Jesus’ response is what really matters here, and he accepts Mary’s lavish attention, her ritual of anointing, her expression of love. Jesus receives Mary’s abundance in a moment he could absolutely use a reminder of grace and compassion. He is a dead man walking and he is walking alone. Mary’s actions call forth Jesus’ worth, his significance, and the necessity of his presence: a simple yet extravagant act that reminds us that love extends so much farther than death’s grip . . . at exactly the moment Jesus needed it the most.
The question that this pericope stirs within me is a wondering: How do you receive abundance? For me, the weight of this day, this dreaded anniversary when my family’s life tilted forever off its axis, is also a reminder of how the gift of abundance saved us. Beloved Community became real to Ellie, Hannah, and me as people fed and held us, sat with us in the ash heap of our grief, comforted us with words and witness. And all we could do was receive, because we were bereft empty vessels with nothing to give in return. That did not matter because abundant love was extended without expectation. Like the pungent fragrance of costly perfume, all we could do was soak it up, inhale it, and keep breathing—and accept the extravagance as the gift that loved us back into life.
Yet there have been other times when abundance was not well received. Offers of help and other assistance rejected or ignored, an outreach of caring pushed away with defensiveness, pain, or deflection that someone else might be better deserving. Karoline Lewis, professor of Biblical Preaching at Luther Seminary, writes, “This is what we do with abundant love. We think it untrue. We don’t imagine ourselves worthy of such love, and we make excuses that deem us unlovable. And, we allow ourselves to think that others do not deserve God’s love. We put boundaries around love. Set up stipulations for love. We control love. Confine, contain, and detain love.”
How do you receive abundance given with love? Jesus offers us one example: acceptance, gratitude, grace ready to reciprocate. Judas shows us another way: suspicion, criticism, fists clenched in fear.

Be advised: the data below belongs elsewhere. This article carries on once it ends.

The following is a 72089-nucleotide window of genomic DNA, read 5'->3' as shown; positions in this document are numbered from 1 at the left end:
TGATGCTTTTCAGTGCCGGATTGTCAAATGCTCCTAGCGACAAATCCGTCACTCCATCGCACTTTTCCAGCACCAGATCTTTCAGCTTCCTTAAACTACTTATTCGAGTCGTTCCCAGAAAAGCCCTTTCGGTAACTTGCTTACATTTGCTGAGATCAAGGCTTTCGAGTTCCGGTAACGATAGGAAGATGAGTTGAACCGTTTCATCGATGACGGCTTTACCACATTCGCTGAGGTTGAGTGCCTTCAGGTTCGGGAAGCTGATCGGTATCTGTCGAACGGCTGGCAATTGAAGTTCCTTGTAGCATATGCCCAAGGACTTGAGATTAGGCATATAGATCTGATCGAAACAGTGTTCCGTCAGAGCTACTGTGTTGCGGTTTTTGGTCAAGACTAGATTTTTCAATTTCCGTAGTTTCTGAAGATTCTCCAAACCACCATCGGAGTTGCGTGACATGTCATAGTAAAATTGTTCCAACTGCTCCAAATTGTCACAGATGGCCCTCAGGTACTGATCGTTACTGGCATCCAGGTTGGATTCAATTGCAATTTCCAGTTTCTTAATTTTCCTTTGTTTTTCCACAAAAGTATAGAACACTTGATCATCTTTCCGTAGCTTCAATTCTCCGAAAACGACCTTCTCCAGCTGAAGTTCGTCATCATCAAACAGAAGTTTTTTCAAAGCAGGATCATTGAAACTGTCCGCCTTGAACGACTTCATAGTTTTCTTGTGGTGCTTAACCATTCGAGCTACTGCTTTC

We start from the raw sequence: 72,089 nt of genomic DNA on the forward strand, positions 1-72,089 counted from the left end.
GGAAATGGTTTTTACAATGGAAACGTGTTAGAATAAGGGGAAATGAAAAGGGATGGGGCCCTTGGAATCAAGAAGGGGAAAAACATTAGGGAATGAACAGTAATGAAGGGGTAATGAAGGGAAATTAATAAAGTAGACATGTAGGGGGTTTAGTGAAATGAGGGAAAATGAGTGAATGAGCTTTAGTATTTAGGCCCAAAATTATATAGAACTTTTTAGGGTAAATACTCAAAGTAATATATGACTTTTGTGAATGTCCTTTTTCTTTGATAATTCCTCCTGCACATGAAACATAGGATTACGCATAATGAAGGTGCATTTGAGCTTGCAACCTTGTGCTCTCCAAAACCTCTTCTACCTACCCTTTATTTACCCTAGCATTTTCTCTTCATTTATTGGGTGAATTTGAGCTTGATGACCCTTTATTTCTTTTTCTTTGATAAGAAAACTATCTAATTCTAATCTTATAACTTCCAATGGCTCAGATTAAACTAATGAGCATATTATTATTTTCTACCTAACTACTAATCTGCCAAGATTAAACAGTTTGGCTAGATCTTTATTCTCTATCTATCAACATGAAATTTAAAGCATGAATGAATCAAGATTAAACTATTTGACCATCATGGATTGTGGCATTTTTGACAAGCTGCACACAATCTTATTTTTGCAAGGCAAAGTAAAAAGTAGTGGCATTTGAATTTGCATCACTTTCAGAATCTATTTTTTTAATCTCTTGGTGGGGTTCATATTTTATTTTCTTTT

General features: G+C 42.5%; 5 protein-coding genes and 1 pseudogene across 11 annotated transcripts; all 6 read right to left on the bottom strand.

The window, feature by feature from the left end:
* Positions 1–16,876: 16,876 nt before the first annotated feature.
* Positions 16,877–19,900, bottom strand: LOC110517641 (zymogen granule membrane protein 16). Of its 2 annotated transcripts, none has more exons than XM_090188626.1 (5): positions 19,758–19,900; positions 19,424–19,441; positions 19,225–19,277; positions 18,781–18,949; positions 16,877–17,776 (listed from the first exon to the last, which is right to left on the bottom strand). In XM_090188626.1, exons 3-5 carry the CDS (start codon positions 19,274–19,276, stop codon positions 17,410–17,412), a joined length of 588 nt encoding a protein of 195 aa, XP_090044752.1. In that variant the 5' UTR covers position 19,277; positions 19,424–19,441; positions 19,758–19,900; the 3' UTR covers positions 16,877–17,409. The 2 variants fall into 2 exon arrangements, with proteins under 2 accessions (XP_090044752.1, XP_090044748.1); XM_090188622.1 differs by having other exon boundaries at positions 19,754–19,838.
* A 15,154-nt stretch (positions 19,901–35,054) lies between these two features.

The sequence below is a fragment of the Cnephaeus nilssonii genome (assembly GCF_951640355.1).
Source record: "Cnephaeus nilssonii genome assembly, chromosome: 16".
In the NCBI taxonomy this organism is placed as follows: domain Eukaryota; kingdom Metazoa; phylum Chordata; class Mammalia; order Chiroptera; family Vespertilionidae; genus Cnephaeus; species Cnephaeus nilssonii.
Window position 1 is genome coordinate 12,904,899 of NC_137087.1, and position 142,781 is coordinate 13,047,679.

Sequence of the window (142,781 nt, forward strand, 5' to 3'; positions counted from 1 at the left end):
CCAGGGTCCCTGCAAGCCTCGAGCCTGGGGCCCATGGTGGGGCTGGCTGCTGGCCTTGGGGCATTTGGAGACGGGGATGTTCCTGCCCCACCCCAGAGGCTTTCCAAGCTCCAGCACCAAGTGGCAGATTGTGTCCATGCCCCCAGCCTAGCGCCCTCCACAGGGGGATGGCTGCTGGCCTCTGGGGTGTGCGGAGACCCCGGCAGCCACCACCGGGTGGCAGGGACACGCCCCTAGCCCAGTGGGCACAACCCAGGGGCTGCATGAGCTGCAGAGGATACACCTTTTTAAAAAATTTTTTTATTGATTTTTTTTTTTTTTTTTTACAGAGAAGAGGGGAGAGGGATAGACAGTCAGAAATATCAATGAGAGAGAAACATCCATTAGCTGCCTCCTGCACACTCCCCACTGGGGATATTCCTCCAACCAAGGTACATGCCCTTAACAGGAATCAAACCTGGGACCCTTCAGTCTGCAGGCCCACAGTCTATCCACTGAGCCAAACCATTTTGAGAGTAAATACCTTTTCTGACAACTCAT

This is not just an individual question but a collective one. How do we, the beloved community of Plymouth Church, receive abundance? Look around us, friends. We are dripping in plenty. Our beautifully large building, the benefit of multiple clergy and staff, the organizations that are our tenants, the multitalented, generous individuals that make up our congregation. How might our future actions be shaped by our acknowledgement and acceptance of abundance? We have been sculpted by those who have gone before us, by those who as their final earthly acts gifted this church with their bequests and gifts and endowments so generously loving it takes my breath away. With all that has shifted in our world in the last two years, perhaps the way we receive abundance should change as well. I know that this is the emphasis of our newly formed Campus Task Force and its various subcommittees: How will we steward what we have inherited? How do we receive such lavish abundance? How does our use of resources proclaim our values and show our love for our neighbors?
In this budget-building season, I have been asking how we might live from a place of abundance rather than scarcity and how that might direct our actions of allocations. As I contemplated this week’s scripture text and read various points of view from a number of biblical scholars, I was intrigued that so many connected Mary’s extravagant gift to a theology of money and church finances. Justo González, a Cuban American historical theologian, author, and Methodist elder, in a response to this passage from John, writes, “In the midst of a pragmatic society, we wish to be efficient, to make certain that everything counts and that there is no waste. In the church we look for responsible budgets that make the best possible use of every cent. This is a requirement of responsible stewardship. However, for this to be true Christian stewardship it must be founded not primarily on efficiency but on an overwhelming love that leads to what others may consider mere waste.”
“An overwhelming love that leads to what others may consider mere waste.” As a church, may we be committed to never consider an offering of love mere waste. Lent is a season during which we are invited to examine our hearts so as to make them increasingly open to all that Jesus offers: mercy, compassion, grace, forgiveness, hope. And then we are invited into the world to anoint others with a love so extravagant one can smell, taste, see, hear and feel it. As recipients of abundance, may it indeed be so.
Karoline Lewis, “Grace Upon Grace Love,” Day 1, April 07, 2019 (accessed April 8, 2022).
Justo L. González, “April 7, Fifth Sunday in Lent (John 12:1–8),” The Christian Century, March 5, 2019 (accessed April 8, 2022).